Eugene Delacroix, The Vampire, 1825

In the summer of 1816, Lord Byron, Percy Bysshe Shelley, Mary Shelley and John William Polidori (Byron’s personal physician) all vacationed together on Lake Geneva, having a legendary ghost story competition that was the impetus for incredible books such as Shelley’s ‘Frankenstein’ (1818) and Polidori’s ‘The Vampyre’ (1819). In Polidori’s story the vampire is Lord Ruthven, who seems to be killed by bandits while travelling with his friend Aubrey, but just before he croaks he makes Aubrey swear not to reveal his death for a year and a day. Aubrey returns to England and is surprised to see Lord Ruthven is hunky-dory and dating his sister, and they are to be married the day the oath ends. Aubrey has suspicions but is bound to his promise, has a nervous breakdown, and dies just before the wedding night. His sister is found drained of blood on her wedding night, Lord Ruthven having skipped town.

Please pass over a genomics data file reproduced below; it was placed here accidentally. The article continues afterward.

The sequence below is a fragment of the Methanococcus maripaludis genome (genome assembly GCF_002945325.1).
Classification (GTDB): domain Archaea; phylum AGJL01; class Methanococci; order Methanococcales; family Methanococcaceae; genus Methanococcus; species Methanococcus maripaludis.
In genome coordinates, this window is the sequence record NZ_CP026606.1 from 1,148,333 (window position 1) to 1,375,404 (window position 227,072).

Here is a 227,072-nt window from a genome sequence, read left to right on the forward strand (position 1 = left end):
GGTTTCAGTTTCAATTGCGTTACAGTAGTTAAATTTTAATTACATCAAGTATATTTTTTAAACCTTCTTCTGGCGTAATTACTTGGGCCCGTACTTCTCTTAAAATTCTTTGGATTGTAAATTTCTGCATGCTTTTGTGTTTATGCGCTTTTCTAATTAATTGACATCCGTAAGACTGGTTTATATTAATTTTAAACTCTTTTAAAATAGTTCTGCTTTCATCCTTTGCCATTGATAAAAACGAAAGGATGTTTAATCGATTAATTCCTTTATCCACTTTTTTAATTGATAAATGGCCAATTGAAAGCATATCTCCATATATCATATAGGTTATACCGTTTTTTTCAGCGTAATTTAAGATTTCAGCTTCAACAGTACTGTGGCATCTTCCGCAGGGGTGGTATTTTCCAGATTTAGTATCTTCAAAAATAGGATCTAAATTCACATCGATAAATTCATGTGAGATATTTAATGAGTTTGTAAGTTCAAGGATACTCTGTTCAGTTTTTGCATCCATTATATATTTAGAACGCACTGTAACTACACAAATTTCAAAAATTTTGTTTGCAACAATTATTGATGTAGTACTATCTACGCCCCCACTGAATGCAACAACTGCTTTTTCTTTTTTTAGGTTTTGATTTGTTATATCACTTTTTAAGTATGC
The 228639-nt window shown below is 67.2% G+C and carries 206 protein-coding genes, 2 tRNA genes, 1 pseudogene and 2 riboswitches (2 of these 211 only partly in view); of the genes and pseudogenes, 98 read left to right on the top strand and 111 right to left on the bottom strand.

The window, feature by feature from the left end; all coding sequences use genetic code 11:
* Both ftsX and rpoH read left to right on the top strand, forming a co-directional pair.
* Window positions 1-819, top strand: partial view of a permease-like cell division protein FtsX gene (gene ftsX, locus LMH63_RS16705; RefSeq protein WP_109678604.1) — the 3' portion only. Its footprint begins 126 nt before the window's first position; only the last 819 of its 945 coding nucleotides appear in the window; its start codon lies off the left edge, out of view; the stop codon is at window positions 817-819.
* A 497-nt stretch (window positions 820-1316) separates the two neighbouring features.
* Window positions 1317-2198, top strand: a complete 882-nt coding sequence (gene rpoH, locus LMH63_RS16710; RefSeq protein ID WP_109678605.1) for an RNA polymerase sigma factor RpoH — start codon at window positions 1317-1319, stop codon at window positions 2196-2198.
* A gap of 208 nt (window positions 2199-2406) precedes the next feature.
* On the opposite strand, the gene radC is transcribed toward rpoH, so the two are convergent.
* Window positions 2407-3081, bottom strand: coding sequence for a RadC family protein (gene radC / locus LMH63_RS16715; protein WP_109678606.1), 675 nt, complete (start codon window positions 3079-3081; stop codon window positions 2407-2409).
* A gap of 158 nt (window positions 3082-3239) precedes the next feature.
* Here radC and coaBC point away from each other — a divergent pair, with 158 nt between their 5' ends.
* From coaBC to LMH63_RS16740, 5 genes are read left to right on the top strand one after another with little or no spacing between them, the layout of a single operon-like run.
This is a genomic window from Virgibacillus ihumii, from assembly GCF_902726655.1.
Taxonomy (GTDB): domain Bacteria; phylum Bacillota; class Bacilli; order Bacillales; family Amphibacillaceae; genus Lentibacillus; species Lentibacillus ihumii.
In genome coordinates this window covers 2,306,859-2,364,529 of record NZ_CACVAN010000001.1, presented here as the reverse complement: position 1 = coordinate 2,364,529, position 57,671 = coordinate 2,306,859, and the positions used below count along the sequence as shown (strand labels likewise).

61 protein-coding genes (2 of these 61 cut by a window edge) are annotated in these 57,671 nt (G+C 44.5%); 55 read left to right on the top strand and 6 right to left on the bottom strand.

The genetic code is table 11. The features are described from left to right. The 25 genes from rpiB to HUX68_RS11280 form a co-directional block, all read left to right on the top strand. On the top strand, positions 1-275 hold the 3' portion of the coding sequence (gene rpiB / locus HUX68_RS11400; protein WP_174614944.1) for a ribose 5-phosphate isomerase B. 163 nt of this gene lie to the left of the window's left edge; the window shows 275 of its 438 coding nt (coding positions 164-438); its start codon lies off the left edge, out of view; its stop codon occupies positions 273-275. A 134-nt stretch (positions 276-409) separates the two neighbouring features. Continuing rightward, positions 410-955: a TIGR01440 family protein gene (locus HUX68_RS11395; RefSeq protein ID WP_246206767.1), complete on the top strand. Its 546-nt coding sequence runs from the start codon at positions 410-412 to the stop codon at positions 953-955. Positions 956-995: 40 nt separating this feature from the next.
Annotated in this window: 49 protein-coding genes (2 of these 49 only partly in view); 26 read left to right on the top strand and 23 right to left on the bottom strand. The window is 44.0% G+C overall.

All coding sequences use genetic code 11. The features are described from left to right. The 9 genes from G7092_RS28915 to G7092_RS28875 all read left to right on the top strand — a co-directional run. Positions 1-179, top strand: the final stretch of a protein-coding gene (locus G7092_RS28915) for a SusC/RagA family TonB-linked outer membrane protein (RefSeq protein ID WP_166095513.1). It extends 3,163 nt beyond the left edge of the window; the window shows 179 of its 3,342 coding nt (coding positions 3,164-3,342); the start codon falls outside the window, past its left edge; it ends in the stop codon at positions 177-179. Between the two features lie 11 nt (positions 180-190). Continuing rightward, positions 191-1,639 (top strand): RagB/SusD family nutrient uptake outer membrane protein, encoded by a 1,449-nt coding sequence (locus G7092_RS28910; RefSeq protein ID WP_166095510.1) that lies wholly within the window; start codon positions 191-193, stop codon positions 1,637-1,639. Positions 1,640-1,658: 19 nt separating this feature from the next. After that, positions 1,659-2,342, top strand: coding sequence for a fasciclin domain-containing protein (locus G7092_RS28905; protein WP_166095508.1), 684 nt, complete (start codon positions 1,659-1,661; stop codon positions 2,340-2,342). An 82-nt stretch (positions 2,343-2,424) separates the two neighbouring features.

The name Lord Ruthven had made its appearance in 1816 in Lady Caroline Lamb’s book ‘Glenarvon.’ Ruthven was thinly-veiled disguise for her seedy ex-lover Lord Byron, who had spurned her before moving on to her cousin Annabella Milbanke. Milbanke and Byron married, but after he mistreated her they divorced and she revealed to the public in 1816 that he had slept with his half-sister!
Delacroix was a fan of Byron’s writing, so this painting is intriguing. On the night table there is a book open to the title page ‘Le Vampire,’ which must be Polidori’s book. Is this woman sleeping after having read the story? Or is she a character from the book? Is there a reference to Byron here?

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